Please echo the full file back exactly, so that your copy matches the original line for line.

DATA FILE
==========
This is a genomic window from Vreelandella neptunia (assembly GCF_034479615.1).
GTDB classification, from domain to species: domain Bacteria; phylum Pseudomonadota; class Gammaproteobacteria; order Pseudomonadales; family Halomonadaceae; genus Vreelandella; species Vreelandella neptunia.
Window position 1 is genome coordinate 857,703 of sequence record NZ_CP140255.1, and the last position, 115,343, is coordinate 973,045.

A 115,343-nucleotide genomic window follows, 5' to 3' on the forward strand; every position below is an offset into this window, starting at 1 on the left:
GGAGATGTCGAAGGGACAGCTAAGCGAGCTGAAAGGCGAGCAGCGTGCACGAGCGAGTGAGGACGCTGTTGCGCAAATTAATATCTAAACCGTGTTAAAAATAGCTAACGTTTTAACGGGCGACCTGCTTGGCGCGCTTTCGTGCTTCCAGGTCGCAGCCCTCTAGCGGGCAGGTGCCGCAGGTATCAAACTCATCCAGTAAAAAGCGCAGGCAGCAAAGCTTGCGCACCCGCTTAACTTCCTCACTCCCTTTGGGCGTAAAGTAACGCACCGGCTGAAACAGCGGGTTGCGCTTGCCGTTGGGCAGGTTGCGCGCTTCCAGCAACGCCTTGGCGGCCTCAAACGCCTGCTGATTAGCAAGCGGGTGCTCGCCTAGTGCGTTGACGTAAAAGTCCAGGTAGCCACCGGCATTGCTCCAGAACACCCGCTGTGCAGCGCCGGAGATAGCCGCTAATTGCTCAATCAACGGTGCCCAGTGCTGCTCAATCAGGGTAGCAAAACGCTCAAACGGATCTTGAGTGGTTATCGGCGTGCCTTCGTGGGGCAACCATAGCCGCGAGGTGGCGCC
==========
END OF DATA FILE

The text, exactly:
This is a genomic window from Vreelandella neptunia (assembly GCF_034479615.1).
GTDB classification, from domain to species: domain Bacteria; phylum Pseudomonadota; class Gammaproteobacteria; order Pseudomonadales; family Halomonadaceae; genus Vreelandella; species Vreelandella neptunia.
Window position 1 is genome coordinate 857,703 of sequence record NZ_CP140255.1, and the last position, 115,343, is coordinate 973,045.

A 115,343-nucleotide genomic window follows, 5' to 3' on the forward strand; every position below is an offset into this window, starting at 1 on the left:
GGAGATGTCGAAGGGACAGCTAAGCGAGCTGAAAGGCGAGCAGCGTGCACGAGCGAGTGAGGACGCTGTTGCGCAAATTAATATCTAAACCGTGTTAAAAATAGCTAACGTTTTAACGGGCGACCTGCTTGGCGCGCTTTCGTGCTTCCAGGTCGCAGCCCTCTAGCGGGCAGGTGCCGCAGGTATCAAACTCATCCAGTAAAAAGCGCAGGCAGCAAAGCTTGCGCACCCGCTTAACTTCCTCACTCCCTTTGGGCGTAAAGTAACGCACCGGCTGAAACAGCGGGTTGCGCTTGCCGTTGGGCAGGTTGCGCGCTTCCAGCAACGCCTTGGCGGCCTCAAACGCCTGCTGATTAGCAAGCGGGTGCTCGCCTAGTGCGTTGACGTAAAAGTCCAGGTAGCCACCGGCATTGCTCCAGAACACCCGCTGTGCAGCGCCGGAGATAGCCGCTAATTGCTCAATCAACGGTGCCCAGTGCTGCTCAATCAGGGTAGCAAAACGCTCAAACGGATCTTGAGTGGTTATCGGCGTGCCTTCGTGGGGCAACCATAGCCGCGAGGTGGCGCC